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Walk report Investigator Trail Lincoln National Park

PostPosted: Mon 09 Feb, 2015 8:20 pm
by jobell
Hi folks,

Having benefited many times from information on this forum, I thought I should get off my bum and give something back! I walked the Investigator Trail in Lincoln National Park on the southern end of the Eyre Peninsula at the end of last month (Monday 26 January through Friday 30 January 2014) and thought I might share some of my experience on that trail. Please bear with me if I have trouble uploading photos; forum use is not my forte.

I walked the trail within the national park only; the trail actually extends north out of the park around the edge of Proper Bay to Port Lincoln and beyond to the village of North Shields. The distance between Port Lincoln and the park entry is roughly ten kilometers and it might serve someone well as an "access track" to the park, it also does give a good feel for what Port Lincoln is like and it is a very appealing town all in all.

I walked the 108 or so kilometers within the park over five days as a series of day walks; I haven't walked in a while and intended this walk to be a "shakedown" walk for others I have planned later in the year. I planned my itinerary around campsites which my partner was able to access in our 2WD campervan.

The walking was overall very easy; the trails were overall very flat, the surfaces were a mixture of sand/dirt/rock and loose rock, most of the trails were well maintained and not overgrown and the markers were usually easy to find and follow (with two notable exceptions on the last day of my walk) . At the time of my walk there were no maps of the walk available from the Port Lincoln Information Centre; they reported not having received any for some time. I made do with the sketch style overview map in the park brochure which can be found either for free online or in the visitor centre for $2.00. After all, the park is on the tip of the end of a peninsula... how lost could I get? :D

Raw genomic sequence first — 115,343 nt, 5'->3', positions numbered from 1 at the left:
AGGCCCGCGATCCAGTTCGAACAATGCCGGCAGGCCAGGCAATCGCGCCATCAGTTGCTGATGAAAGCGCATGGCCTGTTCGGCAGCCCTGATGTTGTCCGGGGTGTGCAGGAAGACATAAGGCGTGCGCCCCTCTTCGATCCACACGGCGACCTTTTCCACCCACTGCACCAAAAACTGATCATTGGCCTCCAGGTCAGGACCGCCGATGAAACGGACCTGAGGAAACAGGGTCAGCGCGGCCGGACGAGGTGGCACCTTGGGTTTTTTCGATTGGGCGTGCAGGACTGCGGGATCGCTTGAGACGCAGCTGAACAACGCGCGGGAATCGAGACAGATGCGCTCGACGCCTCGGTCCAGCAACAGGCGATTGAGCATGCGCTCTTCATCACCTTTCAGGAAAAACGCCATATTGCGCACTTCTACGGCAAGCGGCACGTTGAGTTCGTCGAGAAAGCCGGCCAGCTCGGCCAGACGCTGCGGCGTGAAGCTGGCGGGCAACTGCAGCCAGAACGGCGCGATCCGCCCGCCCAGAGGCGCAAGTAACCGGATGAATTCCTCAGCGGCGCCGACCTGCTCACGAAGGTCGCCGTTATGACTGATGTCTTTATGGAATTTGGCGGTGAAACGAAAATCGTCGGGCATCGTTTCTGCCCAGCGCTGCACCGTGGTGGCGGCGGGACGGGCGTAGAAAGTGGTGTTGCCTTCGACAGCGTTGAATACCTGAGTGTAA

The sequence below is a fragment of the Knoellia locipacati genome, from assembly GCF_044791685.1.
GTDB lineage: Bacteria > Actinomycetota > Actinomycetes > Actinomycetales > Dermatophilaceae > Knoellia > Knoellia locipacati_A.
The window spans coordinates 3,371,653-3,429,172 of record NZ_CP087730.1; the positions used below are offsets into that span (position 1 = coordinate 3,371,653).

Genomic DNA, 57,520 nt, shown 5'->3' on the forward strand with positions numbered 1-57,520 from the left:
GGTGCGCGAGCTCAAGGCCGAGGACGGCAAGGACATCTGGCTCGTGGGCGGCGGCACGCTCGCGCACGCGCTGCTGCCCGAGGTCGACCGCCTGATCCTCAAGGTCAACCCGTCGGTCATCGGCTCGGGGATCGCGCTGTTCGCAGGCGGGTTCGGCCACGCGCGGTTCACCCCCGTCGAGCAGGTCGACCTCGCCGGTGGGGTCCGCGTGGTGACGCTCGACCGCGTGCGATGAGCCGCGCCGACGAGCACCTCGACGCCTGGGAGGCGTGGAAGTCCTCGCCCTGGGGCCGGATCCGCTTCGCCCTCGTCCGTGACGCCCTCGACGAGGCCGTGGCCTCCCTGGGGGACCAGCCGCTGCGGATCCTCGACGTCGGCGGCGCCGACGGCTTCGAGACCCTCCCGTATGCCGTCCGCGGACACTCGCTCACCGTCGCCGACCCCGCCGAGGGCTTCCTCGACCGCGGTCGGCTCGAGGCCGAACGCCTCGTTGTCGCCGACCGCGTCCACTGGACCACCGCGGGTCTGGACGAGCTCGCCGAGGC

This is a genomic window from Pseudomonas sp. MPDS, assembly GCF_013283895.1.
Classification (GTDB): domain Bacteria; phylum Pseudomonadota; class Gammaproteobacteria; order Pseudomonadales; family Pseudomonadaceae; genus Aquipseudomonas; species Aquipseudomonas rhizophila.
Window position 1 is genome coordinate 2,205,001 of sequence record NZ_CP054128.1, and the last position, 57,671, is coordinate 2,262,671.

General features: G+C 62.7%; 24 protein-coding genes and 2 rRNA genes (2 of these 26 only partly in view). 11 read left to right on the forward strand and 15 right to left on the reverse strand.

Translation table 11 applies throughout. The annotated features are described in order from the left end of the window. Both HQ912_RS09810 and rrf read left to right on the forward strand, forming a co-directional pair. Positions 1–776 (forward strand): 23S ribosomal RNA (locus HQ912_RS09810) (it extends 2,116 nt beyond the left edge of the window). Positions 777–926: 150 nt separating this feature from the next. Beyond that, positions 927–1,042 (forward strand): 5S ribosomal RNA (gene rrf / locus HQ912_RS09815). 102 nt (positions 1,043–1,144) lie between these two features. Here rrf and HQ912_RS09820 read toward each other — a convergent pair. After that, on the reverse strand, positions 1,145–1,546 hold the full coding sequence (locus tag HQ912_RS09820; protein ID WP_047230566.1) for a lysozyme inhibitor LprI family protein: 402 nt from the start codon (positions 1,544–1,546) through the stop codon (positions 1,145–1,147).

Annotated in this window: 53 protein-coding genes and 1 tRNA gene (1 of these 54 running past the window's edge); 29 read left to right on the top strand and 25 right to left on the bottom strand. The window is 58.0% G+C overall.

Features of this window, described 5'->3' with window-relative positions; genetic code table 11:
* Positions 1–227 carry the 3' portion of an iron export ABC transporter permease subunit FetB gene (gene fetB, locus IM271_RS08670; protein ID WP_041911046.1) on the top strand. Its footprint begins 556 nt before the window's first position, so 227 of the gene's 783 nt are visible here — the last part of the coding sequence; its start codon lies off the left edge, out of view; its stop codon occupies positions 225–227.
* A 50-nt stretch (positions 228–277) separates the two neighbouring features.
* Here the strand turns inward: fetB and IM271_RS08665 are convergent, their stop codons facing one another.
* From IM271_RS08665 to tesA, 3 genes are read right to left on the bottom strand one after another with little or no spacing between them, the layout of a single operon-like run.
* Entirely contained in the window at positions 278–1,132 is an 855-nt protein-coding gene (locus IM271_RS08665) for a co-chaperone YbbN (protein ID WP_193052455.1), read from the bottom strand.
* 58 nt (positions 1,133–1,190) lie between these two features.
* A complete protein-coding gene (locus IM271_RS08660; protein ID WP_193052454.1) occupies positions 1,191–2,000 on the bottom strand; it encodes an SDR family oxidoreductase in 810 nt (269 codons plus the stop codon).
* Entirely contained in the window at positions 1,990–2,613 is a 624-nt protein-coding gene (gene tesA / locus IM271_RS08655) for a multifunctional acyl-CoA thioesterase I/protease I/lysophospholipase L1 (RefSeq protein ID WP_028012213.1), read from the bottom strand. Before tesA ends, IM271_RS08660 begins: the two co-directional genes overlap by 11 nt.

Camping and vehicle (if applicable) permits are required for the park; we obtained ours from the information centre in Port Lincoln. A SA holiday and camping pass for two months for the cost of $80 more than covered our five days of vehicle entry fee ($11 a day) and camping each night ($10 a night). I believe that the hiking/camping fee is $6 a night.

The trail follows a series of check points through the park that aid in navigation; they also serve as markers for smaller walks. I followed these in a sequential manner IE 1, 2 , 3 etc. If you choose to do the same you will find that the trail forms a rough figure eight through the park visiting Pillie Lake more than once. This served me well as a start/end point on different days and would be handy if doing prior water drops.

The distances indicated in the brochure and on the signage did not necessarily add up to what I think I walked each day; my walking pace and my pedometer indicated some discrepancies. The only real discrepancy that caused a problem for me was my last day which ended up being at least six, if not eight kilometers longer than I had planned for.

My itinerary was as follows (the distances are those I recorded as walked not those indicated on the map):
Day one: Park entrance via Pillie Lake to Surfleet Cove camping ground 24.25 kms
Day two: Surfleet Cove to September Beach 14.5 kms
Day three: September Beach to Taylors Landing 22kms
Day four: Taylors Landing to Pillie Lake 12 kms
Day five: Pillie Lake to park entrance via Sleaford Mere 34 - 35 kms